Traffic Tips There are several methods for generating traffic to your web site. One of the quickest ways to generate a traffic blitz is to use large, well-visited, highly-ranked sites to your advantage. Here are a few examples: About what? You’ve just put the finishing touches on your article about “How to Stretch Your Online Advertising Budget” or “The Coolest New Gadgets for Business in 2008” and you want to get it out to the public at large and generate web traffic from it. Take a look at “http://www.about.com,” one of the most widely used expert article sites on the Internet. At the bottom of the left hand column, click on “Browse by Topic.” Click on M for Marketing, you will see Marketing and the name of the guide who is in charge of the section. Click on the guide’s name and you will be taken to their bio page, from there you click on “contact” where you can now send that guide an email. In your email, properly introduce yourself, your business and contact information, then give a brief excerpt on your article with the article attached as a word file and the link to your blog (or wherever you’ve posted it) that contains the full article. Some guides post submission guidelines, so be sure to follow them. The narrower the topic of your article, the easier it is to get published on About.com. Each guide on About.com is responsible for their own little corner of the web and they often search for new outside sources to post interesting articles from. This technique works for About.com because there are real people going through real information and it is their job to make sure they [...]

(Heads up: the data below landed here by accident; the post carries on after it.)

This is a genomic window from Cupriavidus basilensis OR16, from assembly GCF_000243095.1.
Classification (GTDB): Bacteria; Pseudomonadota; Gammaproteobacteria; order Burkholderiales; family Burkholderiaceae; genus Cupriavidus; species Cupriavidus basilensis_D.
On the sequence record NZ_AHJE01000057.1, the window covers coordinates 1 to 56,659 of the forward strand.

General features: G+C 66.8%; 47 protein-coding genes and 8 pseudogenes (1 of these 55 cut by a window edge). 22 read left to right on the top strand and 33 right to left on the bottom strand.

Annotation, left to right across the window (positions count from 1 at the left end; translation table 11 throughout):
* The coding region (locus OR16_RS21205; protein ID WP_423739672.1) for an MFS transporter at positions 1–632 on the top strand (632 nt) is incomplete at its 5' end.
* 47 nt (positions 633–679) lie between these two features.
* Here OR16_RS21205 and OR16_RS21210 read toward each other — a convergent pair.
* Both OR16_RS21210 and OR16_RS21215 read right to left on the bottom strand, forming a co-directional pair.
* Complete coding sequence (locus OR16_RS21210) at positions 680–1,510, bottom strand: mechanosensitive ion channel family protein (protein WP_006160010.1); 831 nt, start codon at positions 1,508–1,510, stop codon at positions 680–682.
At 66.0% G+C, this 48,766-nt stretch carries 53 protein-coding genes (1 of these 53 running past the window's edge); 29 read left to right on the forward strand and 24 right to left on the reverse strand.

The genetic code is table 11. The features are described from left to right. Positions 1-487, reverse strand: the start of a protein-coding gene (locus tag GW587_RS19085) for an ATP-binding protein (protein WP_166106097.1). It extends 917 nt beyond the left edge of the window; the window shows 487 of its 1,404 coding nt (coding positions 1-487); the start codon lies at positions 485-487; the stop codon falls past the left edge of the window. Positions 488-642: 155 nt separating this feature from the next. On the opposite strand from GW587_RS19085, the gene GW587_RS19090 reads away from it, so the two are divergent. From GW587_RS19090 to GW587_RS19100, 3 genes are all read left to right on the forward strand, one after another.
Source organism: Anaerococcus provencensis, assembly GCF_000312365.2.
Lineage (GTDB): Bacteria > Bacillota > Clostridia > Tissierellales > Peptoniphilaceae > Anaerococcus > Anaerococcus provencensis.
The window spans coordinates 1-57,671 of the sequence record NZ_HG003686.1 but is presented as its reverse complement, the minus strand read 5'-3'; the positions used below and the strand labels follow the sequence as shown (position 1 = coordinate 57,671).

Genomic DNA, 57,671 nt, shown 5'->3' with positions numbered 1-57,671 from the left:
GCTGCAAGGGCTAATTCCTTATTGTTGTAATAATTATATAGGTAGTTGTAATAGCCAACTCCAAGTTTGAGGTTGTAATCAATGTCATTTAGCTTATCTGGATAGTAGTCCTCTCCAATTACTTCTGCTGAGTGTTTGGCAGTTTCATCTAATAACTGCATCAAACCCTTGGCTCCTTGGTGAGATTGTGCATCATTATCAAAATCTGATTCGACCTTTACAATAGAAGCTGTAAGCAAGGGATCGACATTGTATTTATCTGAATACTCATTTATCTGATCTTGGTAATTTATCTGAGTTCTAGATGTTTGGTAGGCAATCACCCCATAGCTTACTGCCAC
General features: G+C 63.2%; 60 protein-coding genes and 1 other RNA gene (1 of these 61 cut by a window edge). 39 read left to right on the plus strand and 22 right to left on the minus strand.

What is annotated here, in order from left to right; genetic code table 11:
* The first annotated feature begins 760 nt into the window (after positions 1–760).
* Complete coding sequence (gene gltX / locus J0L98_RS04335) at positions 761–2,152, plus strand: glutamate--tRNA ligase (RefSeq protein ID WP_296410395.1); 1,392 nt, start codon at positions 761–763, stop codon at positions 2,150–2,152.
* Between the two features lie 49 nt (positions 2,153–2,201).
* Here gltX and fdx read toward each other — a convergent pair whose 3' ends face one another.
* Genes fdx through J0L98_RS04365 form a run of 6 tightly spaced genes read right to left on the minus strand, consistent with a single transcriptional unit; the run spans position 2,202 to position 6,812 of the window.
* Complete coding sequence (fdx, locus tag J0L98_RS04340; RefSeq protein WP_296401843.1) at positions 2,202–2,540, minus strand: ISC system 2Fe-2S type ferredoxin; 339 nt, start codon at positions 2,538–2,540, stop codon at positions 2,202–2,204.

By Melissa Ward, Managing Partner of NewWard Development, LLC 518-899-5855 www.newward.com Have you visited Linked in, www.linkedin.com? Linked in connects you with people that you know, also known as your immediate sphere of influence. Through those connections you can see who your friends, also known as connections, are connected to. Linked in tracts your 1st, 2nd and 3rd level connections and shows you how your network of connections grows as you add more people to you list. What is important with Linked in is that you are only adding people you know, friends, business acquaintances, associates, people who are members of the same civic or business group, etc. As you look at the list of people that you know and they list of people that they know… and so on… you can see how your reach has expanded. On your home page of Linked in, you have a feed to track updates and changes with-in your network. Anytime one of your connections adds a connection, you can see it on your profile (this varies with the privacy settings the user sets). If one of your connections updates their profile, uploads a photo, lists a job or participates in other Linked in components, it is listed in your feed. Recently I was contacted by one of my connections who requested an introduction to another connection I have. She sent me a note making the request; with the note to be forwarded to the individual she was hoping I’d introduce her to. I read the note and forwarded her request to the connection. I have not heard yet, but I am sure they will be a good opportunity there for both Linked in members. [...]